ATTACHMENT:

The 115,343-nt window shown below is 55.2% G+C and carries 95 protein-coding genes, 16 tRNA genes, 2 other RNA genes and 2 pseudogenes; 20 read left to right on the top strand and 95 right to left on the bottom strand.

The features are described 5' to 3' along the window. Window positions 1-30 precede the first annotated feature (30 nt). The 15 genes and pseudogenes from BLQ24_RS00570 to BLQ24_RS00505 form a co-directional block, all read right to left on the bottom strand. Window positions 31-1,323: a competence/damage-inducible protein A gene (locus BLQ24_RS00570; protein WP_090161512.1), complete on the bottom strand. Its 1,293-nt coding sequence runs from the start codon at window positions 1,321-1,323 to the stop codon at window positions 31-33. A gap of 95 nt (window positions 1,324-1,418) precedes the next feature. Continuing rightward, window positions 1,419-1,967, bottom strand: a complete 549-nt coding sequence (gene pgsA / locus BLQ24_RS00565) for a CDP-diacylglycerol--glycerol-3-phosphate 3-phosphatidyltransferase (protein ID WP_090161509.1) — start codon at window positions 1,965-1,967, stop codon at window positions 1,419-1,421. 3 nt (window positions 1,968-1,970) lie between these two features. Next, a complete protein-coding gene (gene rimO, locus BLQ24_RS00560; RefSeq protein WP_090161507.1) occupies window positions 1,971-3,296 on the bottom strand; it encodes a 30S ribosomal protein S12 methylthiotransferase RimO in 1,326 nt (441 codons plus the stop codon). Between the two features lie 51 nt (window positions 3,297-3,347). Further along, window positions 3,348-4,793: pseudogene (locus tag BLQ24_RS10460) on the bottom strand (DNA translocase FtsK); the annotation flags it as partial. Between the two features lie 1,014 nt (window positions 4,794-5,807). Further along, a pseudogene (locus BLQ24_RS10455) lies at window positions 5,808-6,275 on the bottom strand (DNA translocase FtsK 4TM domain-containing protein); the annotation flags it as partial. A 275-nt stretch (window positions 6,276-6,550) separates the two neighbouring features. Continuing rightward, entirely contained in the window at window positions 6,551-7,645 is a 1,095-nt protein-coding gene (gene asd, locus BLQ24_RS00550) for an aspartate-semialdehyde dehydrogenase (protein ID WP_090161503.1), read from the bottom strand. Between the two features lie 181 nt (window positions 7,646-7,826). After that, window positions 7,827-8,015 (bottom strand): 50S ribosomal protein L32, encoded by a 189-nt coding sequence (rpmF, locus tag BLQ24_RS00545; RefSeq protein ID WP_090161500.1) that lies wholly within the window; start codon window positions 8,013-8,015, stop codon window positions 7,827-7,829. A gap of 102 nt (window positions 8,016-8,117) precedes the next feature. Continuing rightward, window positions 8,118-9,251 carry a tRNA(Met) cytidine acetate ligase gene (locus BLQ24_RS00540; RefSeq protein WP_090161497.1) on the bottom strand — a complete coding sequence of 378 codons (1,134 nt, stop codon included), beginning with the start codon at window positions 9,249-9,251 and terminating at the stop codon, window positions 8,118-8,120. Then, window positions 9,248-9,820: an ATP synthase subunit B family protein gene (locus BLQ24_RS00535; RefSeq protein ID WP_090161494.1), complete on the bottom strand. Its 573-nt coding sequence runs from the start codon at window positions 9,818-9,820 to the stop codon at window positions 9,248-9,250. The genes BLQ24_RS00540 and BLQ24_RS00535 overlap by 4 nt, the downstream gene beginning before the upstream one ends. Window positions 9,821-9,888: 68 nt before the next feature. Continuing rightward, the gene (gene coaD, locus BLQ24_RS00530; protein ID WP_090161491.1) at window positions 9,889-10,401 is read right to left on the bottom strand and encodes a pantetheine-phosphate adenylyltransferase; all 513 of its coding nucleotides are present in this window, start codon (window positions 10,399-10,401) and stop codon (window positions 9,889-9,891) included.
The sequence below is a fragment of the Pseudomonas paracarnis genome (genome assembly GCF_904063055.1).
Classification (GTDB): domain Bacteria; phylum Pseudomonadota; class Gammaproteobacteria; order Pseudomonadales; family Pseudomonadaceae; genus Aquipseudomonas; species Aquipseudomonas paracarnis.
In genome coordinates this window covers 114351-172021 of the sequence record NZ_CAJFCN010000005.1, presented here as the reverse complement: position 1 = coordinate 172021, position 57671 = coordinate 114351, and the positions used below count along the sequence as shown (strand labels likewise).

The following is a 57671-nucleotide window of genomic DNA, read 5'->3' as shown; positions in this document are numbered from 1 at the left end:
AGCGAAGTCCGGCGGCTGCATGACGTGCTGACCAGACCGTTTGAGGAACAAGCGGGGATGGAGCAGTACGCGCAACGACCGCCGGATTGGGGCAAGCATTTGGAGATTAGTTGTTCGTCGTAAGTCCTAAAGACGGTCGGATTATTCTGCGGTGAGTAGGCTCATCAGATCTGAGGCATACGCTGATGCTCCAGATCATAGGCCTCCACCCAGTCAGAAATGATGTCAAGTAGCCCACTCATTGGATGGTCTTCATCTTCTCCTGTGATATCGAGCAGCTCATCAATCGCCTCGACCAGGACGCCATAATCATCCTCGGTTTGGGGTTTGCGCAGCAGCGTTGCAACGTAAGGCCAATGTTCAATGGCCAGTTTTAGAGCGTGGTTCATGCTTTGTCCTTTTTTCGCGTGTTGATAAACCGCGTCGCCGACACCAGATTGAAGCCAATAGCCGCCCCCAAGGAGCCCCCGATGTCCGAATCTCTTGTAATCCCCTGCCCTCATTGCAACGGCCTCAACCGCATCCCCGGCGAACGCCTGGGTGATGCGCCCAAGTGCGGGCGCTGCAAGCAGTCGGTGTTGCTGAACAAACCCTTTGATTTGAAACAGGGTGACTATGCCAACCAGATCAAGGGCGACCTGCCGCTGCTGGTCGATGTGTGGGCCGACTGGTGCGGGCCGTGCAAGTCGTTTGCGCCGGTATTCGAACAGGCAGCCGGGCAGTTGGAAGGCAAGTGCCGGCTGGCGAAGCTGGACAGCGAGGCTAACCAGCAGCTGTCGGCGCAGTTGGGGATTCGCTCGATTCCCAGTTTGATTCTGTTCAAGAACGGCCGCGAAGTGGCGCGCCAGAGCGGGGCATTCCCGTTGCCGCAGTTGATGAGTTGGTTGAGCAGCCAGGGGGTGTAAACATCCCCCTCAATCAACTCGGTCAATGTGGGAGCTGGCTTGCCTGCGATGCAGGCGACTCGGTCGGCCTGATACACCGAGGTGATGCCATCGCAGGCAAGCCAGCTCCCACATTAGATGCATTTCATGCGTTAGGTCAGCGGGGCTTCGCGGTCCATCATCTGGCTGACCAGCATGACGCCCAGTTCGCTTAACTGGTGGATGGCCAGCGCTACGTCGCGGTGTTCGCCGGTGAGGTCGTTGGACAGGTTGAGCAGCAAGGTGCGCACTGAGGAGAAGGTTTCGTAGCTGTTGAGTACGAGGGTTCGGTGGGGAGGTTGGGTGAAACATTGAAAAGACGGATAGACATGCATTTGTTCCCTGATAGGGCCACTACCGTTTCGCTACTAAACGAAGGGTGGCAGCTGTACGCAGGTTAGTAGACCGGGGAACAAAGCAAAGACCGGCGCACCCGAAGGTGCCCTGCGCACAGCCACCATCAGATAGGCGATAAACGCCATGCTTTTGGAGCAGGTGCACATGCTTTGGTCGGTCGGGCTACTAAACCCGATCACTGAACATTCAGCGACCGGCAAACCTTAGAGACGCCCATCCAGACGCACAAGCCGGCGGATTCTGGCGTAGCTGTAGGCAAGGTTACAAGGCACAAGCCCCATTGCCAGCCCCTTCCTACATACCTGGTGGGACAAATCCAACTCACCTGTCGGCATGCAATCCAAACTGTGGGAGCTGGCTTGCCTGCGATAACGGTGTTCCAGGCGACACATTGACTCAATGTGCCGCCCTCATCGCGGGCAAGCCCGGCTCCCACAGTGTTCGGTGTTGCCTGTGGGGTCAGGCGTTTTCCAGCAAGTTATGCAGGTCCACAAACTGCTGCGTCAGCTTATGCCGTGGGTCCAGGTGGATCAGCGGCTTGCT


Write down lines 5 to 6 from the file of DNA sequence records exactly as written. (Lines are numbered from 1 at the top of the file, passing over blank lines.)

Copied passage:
In genome coordinates this window covers 114351-172021 of the sequence record NZ_CAJFCN010000005.1, presented here as the reverse complement: position 1 = coordinate 172021, position 57671 = coordinate 114351, and the positions used below count along the sequence as shown (strand labels likewise).

The following is a 57671-nucleotide window of genomic DNA, read 5'->3' as shown; positions in this document are numbered from 1 at the left end: